"I'm not sure about being a star, but I know I could be a good drummer. I just need to find a band to practice with, that's all. Anyway, how are you? How are you feeling?"
"Oh, you know, okay. Fine most of the time. It gets ... you know ... No, I'm fine, I'm fine, honestly."
"Come on, Em, you can talk to me. Don't stop yourself if you want to talk."
"No, really, I'm fine. Listen, there is something I wanted to talk to you about, actually. What are you doing now? Can you come down to the flat?"
"Well, I've got some English homework to do for tomorrow, and ..."
"Tell me about it." Emma groaned. "I am so behind in all of my schoolwork it's not funny. My teachers are on my back about it as well, but I can't exactly turn round and tell them to give me a break because I've just been told I've got HIV and am feeling a bit stressed out lately, can I?"
"Tell them you're having family problems - they always fall for that one. They're well into their stress management these days."
"Oh, I don't know. I just can't seem to concentrate on anything. I haven't been sleeping very well, so I'm knackered half the time, falling asleep at my desk. That's when I'm actually at school and not at the hospital having some test or other done. I've missed so much school it's unbelievable. I'm never going to pass my A Levels next year at this rate."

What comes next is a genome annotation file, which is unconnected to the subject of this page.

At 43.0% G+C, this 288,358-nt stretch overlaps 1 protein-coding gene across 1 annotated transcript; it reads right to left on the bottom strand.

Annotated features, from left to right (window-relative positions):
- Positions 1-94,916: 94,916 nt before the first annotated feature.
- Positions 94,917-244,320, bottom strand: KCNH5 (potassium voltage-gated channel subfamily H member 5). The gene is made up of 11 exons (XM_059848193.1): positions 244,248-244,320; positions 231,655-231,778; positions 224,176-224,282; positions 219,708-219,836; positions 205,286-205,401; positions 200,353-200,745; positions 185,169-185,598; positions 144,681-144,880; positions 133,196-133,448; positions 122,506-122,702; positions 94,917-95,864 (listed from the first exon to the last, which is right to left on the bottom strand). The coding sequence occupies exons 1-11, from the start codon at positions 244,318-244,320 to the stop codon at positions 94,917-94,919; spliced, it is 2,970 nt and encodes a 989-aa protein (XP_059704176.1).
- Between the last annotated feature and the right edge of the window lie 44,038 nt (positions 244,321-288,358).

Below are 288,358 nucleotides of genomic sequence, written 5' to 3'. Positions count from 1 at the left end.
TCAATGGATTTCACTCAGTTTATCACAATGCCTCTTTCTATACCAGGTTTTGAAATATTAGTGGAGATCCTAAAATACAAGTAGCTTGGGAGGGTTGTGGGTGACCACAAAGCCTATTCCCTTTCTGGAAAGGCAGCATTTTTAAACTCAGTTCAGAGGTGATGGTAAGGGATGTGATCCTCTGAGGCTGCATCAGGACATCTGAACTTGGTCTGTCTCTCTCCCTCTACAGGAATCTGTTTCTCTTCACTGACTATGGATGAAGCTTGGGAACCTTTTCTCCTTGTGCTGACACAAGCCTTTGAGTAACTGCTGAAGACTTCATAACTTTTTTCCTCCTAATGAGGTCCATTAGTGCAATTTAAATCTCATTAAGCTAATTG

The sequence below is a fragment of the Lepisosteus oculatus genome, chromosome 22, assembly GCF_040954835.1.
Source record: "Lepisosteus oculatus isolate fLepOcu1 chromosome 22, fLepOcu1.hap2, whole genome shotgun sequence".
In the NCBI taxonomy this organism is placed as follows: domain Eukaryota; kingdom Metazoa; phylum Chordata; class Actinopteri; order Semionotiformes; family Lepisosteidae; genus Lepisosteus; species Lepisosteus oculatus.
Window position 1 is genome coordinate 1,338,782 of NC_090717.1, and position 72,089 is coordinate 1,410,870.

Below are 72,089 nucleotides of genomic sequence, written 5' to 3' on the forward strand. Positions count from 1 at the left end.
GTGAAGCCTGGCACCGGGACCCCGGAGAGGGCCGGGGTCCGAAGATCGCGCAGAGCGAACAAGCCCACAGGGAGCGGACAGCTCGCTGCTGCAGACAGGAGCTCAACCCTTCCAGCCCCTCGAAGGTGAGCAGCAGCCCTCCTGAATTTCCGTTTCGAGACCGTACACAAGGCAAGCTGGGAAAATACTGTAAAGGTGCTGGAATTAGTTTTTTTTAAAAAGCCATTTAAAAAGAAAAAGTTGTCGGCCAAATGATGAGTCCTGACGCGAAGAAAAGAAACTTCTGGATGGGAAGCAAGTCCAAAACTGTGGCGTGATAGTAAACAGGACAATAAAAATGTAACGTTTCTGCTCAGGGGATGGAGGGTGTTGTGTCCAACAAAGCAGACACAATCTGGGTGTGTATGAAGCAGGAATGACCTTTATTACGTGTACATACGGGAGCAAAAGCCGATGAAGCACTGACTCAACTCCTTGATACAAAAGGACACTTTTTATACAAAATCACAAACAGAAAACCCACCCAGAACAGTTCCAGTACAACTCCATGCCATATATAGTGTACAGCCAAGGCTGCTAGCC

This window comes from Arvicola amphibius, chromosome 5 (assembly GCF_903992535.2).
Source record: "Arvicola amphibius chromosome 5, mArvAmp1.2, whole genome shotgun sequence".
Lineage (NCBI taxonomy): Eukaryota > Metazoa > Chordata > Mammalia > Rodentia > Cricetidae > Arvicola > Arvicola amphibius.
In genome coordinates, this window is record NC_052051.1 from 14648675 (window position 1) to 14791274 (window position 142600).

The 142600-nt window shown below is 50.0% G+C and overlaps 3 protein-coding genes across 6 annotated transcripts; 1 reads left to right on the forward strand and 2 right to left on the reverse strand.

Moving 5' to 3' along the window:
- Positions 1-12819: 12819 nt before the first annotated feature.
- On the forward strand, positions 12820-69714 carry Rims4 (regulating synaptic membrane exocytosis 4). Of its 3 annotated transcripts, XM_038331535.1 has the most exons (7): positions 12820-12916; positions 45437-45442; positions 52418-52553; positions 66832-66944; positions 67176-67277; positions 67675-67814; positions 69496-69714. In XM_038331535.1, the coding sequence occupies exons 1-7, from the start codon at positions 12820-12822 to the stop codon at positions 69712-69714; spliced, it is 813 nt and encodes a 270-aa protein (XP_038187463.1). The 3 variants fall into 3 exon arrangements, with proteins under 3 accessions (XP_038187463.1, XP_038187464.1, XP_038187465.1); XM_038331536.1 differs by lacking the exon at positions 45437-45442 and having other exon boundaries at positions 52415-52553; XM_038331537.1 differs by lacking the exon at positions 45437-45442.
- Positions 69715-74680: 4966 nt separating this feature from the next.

"Listen, Mum'll have tea ready in a minute, but I can come down at about seven thirty. Shall I ask her if I can stay at your place, and then we can have longer to talk?"
"Yeah, brilliant. See you at seven thirty then," she said, and rang off.
When I arrived at the flat Emma escorted me straight to her room, not giving me a chance to stop and have a quick chat with Aunty Jean, who was sat in the living room watching TV and chain-smoking.
"Did I spot a visitor somewhere in that whirlwind?" she shouted from the couch just as Emma closed her bedroom door firmly behind us.
"I didn't even say hello," I said, catching my breath and struggling to take off my jacket.
"Oh, she's getting on my nerves. I don't want us to end up sitting in the living room with her all night. I thought we could stay in here and chat."
"Fine by me. Get us a drink first, though, will you? I'm gasping."
Emma came bounding back into the room with her arms full of fruit, mineral water, a bag of mixed nuts, and some guacamole dip with tortilla chips. She placed them neatly on the floor at my feet and looked upon her treasure with pride.